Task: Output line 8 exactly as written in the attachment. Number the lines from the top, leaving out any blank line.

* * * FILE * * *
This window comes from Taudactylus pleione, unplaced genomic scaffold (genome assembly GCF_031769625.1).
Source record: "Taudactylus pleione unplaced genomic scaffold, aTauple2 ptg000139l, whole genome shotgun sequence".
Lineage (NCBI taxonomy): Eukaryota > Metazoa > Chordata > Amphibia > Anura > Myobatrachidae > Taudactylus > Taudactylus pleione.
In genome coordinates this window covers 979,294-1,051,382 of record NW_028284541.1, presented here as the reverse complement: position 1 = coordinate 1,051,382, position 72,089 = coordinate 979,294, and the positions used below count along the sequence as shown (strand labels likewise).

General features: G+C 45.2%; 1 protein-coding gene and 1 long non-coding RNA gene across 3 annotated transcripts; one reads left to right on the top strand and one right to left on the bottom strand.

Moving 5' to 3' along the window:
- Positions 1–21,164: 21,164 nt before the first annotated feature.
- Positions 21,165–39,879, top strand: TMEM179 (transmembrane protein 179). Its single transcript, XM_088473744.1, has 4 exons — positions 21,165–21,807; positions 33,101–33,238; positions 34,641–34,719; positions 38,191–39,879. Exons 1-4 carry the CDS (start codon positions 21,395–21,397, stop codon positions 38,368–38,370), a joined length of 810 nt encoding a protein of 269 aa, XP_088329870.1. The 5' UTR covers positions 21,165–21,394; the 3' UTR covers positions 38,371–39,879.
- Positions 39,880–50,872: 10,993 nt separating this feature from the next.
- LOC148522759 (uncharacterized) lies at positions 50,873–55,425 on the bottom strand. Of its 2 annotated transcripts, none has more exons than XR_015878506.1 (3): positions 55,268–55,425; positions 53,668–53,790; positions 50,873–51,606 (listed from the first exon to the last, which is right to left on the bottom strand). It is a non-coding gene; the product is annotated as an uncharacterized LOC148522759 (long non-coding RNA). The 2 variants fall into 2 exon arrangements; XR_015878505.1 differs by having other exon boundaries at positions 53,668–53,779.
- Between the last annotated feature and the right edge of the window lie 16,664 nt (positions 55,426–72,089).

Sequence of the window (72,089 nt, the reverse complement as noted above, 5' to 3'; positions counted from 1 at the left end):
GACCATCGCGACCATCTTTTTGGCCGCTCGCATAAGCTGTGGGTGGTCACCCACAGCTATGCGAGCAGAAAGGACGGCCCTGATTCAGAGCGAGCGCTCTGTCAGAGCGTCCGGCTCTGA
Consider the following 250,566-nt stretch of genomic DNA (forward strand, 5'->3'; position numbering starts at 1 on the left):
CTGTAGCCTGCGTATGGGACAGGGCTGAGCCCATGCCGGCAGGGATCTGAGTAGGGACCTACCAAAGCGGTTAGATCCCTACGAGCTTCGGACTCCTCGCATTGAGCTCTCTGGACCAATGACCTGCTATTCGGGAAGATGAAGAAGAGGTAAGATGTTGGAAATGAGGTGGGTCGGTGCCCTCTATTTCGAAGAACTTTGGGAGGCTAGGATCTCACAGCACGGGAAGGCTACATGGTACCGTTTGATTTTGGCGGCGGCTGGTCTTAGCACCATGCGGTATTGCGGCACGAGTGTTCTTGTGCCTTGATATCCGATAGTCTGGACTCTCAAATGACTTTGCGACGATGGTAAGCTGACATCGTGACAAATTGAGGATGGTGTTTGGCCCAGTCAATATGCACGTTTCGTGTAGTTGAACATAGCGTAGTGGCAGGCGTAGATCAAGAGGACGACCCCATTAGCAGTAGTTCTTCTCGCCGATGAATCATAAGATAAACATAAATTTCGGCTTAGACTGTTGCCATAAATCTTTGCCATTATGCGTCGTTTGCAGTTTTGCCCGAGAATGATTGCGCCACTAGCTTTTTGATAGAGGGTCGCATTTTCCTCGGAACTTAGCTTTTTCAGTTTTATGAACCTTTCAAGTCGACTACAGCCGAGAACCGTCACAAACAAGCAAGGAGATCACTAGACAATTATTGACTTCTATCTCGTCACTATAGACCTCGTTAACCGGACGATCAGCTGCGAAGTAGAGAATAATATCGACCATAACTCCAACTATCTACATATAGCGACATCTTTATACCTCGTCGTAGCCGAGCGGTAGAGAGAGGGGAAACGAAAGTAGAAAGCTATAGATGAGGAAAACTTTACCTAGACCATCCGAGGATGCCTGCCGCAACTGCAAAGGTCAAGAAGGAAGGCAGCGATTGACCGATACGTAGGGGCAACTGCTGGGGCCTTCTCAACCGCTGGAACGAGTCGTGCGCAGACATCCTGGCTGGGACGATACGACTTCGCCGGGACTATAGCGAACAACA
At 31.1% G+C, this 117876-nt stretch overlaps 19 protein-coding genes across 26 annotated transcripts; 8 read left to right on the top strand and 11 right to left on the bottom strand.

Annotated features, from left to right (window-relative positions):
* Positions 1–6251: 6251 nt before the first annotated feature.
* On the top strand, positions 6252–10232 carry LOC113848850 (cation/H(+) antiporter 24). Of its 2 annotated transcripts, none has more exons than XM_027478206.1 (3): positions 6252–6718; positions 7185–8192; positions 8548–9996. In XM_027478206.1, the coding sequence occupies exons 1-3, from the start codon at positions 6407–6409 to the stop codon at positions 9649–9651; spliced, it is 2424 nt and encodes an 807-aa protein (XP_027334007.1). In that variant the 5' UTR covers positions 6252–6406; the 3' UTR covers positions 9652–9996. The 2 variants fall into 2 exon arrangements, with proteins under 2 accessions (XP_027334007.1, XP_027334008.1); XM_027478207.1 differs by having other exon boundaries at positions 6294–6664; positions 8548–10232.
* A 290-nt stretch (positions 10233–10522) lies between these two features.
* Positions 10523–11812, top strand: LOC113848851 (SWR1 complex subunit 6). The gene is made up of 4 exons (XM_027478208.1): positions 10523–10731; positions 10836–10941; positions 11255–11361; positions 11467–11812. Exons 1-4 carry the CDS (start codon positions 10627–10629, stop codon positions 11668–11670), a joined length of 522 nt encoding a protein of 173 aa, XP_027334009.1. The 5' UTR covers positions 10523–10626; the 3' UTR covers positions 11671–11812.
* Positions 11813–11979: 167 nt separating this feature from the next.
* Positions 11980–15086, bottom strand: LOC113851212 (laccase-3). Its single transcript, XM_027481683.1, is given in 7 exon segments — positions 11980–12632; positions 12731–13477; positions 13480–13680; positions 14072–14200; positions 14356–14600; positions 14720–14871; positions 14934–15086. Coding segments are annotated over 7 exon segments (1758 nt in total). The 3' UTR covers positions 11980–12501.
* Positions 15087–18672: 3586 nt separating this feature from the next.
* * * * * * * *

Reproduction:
- Positions 21,165–39,879, top strand: TMEM179 (transmembrane protein 179). Its single transcript, XM_088473744.1, has 4 exons — positions 21,165–21,807; positions 33,101–33,238; positions 34,641–34,719; positions 38,191–39,879. Exons 1-4 carry the CDS (start codon positions 21,395–21,397, stop codon positions 38,368–38,370), a joined length of 810 nt encoding a protein of 269 aa, XP_088329870.1. The 5' UTR covers positions 21,165–21,394; the 3' UTR covers positions 38,371–39,879.